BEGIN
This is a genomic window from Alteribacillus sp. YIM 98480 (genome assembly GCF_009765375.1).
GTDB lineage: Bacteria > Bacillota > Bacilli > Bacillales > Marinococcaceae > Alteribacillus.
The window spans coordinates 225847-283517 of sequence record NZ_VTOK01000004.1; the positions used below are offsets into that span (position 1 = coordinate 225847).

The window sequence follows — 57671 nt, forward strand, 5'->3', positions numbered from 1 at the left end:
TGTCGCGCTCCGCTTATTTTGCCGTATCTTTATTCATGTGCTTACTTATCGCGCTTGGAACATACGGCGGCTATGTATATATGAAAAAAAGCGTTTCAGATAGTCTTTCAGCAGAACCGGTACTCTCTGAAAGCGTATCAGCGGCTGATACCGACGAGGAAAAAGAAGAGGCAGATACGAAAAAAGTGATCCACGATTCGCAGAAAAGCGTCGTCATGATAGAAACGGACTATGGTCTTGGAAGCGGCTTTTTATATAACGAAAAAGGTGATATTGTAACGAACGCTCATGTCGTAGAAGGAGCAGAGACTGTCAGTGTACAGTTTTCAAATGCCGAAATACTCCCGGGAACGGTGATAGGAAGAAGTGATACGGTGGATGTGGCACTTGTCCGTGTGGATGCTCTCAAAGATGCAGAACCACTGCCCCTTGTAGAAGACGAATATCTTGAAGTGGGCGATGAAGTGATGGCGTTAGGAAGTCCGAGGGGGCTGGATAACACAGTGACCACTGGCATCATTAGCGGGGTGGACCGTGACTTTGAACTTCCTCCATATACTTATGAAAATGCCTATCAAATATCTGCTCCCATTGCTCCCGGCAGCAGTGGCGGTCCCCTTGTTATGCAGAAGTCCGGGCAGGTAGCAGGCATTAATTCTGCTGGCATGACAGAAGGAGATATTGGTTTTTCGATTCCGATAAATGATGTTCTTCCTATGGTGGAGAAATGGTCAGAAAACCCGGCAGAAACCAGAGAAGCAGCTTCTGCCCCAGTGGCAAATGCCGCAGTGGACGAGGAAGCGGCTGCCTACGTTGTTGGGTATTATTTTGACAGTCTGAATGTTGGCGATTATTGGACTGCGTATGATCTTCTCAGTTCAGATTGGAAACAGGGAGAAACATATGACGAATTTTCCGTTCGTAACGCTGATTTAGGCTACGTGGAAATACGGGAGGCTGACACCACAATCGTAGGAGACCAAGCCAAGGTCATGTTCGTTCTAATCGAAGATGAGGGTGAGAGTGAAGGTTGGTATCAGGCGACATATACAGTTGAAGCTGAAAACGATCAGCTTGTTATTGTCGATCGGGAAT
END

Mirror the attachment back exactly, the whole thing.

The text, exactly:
This is a genomic window from Alteribacillus sp. YIM 98480 (genome assembly GCF_009765375.1).
GTDB lineage: Bacteria > Bacillota > Bacilli > Bacillales > Marinococcaceae > Alteribacillus.
The window spans coordinates 225847-283517 of sequence record NZ_VTOK01000004.1; the positions used below are offsets into that span (position 1 = coordinate 225847).

The window sequence follows — 57671 nt, forward strand, 5'->3', positions numbered from 1 at the left end:
TGTCGCGCTCCGCTTATTTTGCCGTATCTTTATTCATGTGCTTACTTATCGCGCTTGGAACATACGGCGGCTATGTATATATGAAAAAAAGCGTTTCAGATAGTCTTTCAGCAGAACCGGTACTCTCTGAAAGCGTATCAGCGGCTGATACCGACGAGGAAAAAGAAGAGGCAGATACGAAAAAAGTGATCCACGATTCGCAGAAAAGCGTCGTCATGATAGAAACGGACTATGGTCTTGGAAGCGGCTTTTTATATAACGAAAAAGGTGATATTGTAACGAACGCTCATGTCGTAGAAGGAGCAGAGACTGTCAGTGTACAGTTTTCAAATGCCGAAATACTCCCGGGAACGGTGATAGGAAGAAGTGATACGGTGGATGTGGCACTTGTCCGTGTGGATGCTCTCAAAGATGCAGAACCACTGCCCCTTGTAGAAGACGAATATCTTGAAGTGGGCGATGAAGTGATGGCGTTAGGAAGTCCGAGGGGGCTGGATAACACAGTGACCACTGGCATCATTAGCGGGGTGGACCGTGACTTTGAACTTCCTCCATATACTTATGAAAATGCCTATCAAATATCTGCTCCCATTGCTCCCGGCAGCAGTGGCGGTCCCCTTGTTATGCAGAAGTCCGGGCAGGTAGCAGGCATTAATTCTGCTGGCATGACAGAAGGAGATATTGGTTTTTCGATTCCGATAAATGATGTTCTTCCTATGGTGGAGAAATGGTCAGAAAACCCGGCAGAAACCAGAGAAGCAGCTTCTGCCCCAGTGGCAAATGCCGCAGTGGACGAGGAAGCGGCTGCCTACGTTGTTGGGTATTATTTTGACAGTCTGAATGTTGGCGATTATTGGACTGCGTATGATCTTCTCAGTTCAGATTGGAAACAGGGAGAAACATATGACGAATTTTCCGTTCGTAACGCTGATTTAGGCTACGTGGAAATACGGGAGGCTGACACCACAATCGTAGGAGACCAAGCCAAGGTCATGTTCGTTCTAATCGAAGATGAGGGTGAGAGTGAAGGTTGGTATCAGGCGACATATACAGTTGAAGCTGAAAACGATCAGCTTGTTATTGTCGATCGGGAAT